PD: You could argue that everything has been done before, but I don’t believe that. It’s still possible to create engaging and innovative pictures, except that we all know there’s quite a bit of copying around. For me, there is a difference between using a reference to re-appropriate it within your work and simple copy paste. That is not the same process creatively.

 

PH: What did you want to communicate with ‘UNcovered’?

PD: My images are open doors. I like to raise questions within my work, but everyone is free to find their own interpretation. 

 

...

/ Interview by Philippe Pourhashemi /

/ Images Courtesy of Pierre Debusschere /

...

UNcovered

July 12th - September 30th 2018
Wednesday to Sunday – 11 AM – 6 PM
Openings July 12th & September 7th 6PM-10PM
MAD, Place du nouveau marché aux grains, 10
1000 Brussels.

...

//The BFF interview of ERIC CROES//

                                                                                                                                                            

  1 ARTIST / 10 FRIENDS  

10 QUESTIONS / 10 ANSWERS 


 

Simon Demeuter : Why is the bear a recurrent theme in your work?

In my work the bear refers to the animal totem image used in magical rituals.
Reading Michel Pastoureau’s book ‘L’ours. Histoire d’un roi déchu’ really inspired me.

Benoit Platéus : Is there any particular pottery piece that motivated you to create ceramics yourself?

A ‘Casanis’ Moorish head-like water pitcher I have seen at friends in the South-West of France 20 years ago.


Sandra Caltagirone : Your lastest work takes the form of exquisite corpses. Can you please explain this new artistic influence?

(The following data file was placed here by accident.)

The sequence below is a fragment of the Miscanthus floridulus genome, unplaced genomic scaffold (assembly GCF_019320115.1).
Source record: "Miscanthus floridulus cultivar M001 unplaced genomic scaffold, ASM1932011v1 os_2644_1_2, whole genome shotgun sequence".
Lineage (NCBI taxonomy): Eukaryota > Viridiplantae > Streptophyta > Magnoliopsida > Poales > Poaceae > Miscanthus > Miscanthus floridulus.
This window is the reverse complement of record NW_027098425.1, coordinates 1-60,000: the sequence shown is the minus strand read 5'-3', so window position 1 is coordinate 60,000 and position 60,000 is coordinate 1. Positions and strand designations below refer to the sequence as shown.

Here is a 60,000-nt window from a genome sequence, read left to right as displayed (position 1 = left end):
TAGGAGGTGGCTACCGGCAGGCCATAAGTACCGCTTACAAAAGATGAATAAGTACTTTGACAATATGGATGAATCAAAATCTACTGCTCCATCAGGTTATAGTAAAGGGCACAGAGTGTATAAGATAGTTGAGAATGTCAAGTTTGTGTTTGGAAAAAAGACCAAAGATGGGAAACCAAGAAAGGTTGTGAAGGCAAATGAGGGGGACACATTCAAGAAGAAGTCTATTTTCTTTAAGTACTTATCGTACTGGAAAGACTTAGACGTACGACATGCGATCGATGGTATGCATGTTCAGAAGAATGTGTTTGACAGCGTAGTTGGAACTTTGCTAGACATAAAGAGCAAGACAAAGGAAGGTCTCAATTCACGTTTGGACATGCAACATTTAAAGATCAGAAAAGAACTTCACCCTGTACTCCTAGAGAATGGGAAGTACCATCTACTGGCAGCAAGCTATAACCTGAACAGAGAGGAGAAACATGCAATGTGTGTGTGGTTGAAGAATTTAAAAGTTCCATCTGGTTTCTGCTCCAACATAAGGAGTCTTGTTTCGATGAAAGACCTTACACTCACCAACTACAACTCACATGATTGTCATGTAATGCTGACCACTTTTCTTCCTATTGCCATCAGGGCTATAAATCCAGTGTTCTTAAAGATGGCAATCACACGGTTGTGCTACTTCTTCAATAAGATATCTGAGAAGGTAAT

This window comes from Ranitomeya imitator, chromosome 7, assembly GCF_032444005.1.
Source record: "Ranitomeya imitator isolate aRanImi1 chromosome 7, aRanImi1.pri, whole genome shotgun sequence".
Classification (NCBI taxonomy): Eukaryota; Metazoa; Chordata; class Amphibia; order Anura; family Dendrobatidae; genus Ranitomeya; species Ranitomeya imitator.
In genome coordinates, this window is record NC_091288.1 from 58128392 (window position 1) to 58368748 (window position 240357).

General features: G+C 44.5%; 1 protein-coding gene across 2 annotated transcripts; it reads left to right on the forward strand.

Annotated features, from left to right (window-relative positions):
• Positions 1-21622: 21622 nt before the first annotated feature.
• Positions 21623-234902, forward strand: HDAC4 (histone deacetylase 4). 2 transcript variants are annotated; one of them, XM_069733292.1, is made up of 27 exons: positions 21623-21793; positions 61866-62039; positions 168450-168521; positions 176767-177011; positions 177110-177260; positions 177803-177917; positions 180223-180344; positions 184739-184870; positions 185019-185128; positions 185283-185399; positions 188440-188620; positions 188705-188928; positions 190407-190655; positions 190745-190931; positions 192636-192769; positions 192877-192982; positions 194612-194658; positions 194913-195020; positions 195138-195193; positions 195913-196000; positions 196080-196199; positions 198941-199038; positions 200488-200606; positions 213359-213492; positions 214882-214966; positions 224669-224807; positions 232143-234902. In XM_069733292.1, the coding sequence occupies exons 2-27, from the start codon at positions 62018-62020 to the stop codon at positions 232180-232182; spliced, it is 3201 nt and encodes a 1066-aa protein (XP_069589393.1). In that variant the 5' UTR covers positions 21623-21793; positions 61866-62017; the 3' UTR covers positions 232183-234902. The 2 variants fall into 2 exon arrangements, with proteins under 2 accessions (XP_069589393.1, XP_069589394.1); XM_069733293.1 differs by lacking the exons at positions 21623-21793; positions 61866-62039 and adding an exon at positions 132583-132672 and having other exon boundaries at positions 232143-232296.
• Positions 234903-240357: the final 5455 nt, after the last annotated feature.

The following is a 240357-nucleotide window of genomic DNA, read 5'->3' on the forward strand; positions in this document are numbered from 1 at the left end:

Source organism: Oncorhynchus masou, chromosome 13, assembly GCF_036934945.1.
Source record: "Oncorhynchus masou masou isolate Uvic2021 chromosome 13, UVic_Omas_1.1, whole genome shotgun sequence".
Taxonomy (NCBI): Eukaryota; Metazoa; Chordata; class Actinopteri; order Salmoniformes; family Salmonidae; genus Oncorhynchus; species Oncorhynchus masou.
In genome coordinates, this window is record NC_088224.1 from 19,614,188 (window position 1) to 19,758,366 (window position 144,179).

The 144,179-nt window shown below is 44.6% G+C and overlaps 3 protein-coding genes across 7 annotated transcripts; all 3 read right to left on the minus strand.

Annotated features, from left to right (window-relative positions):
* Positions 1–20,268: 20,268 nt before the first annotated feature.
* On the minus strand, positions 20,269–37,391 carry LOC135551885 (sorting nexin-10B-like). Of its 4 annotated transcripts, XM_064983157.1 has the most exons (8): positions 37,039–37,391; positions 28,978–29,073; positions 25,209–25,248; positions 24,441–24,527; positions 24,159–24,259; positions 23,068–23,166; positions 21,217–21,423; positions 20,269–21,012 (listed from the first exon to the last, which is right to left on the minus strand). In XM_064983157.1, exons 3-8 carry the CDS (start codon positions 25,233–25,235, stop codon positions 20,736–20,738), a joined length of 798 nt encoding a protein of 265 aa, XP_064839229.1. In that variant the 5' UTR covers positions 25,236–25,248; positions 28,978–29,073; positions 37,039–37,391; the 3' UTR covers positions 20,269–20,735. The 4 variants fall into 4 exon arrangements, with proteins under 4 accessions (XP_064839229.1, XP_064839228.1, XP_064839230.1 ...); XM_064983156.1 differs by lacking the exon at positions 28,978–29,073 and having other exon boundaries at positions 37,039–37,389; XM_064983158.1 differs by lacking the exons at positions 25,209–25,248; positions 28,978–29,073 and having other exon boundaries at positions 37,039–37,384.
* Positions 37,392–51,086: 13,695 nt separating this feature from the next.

We started drawing exquisite corpses with my boyfriend , and I had this idea of giving them a 3-D aspect… Some sort of declaration of love I guess.

Florent Delval : Which devine figures your totems are supposed to call upon?

The spirit of my ancestors as for the real totems.

Florent Dubois : Do you think ceramics can have a queer touch?

Certainly, though I would not want my work to be perceived as mainly queer. Similarly I prefer to be recognized more as a sculptor than a ceramic artist.

David de Tscharner :  What will be your next reincarnation?

A cat maybe… Everybody loves cats.

Jean-Baptiste Bernadet : What is your opinion about Tom Robbins’s quote "It’s never too late to have a happy childhood”?

It’s true that I tend to achieve fulfillment more slowly than others. For years I have been looking for a playground where I would feel at ease and now I am having the time of my life.

Barbara Cuglietta : If you could create a new word, what would it be?

Pouncakes

Virginie Devillez : What do you think about Constantin Meunier and Social Realism in the 19th century?

I love Constantin Meunier’s sculptures and really appreciate the atmosphere that one can feel visiting his last workshop transformed into a museum (Rue de l’Abbaye à Ixelles)

Patrick Croes : What is the border between craftsmanship and contemporary art in your work?

My work and ideas are modern but strongly influenced by popular art. I suppose using pottery in my work gives it a crafstman’s dimension.

 

close up from the last exhibition "Ich bin wie du" at Rossicontemporary - Brussels
 

 

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/Production & photos by MICHAEL MARSON/Illustration by SIMON DEMEUTER/

/Translation by CLAUDIO CHIAVETTA/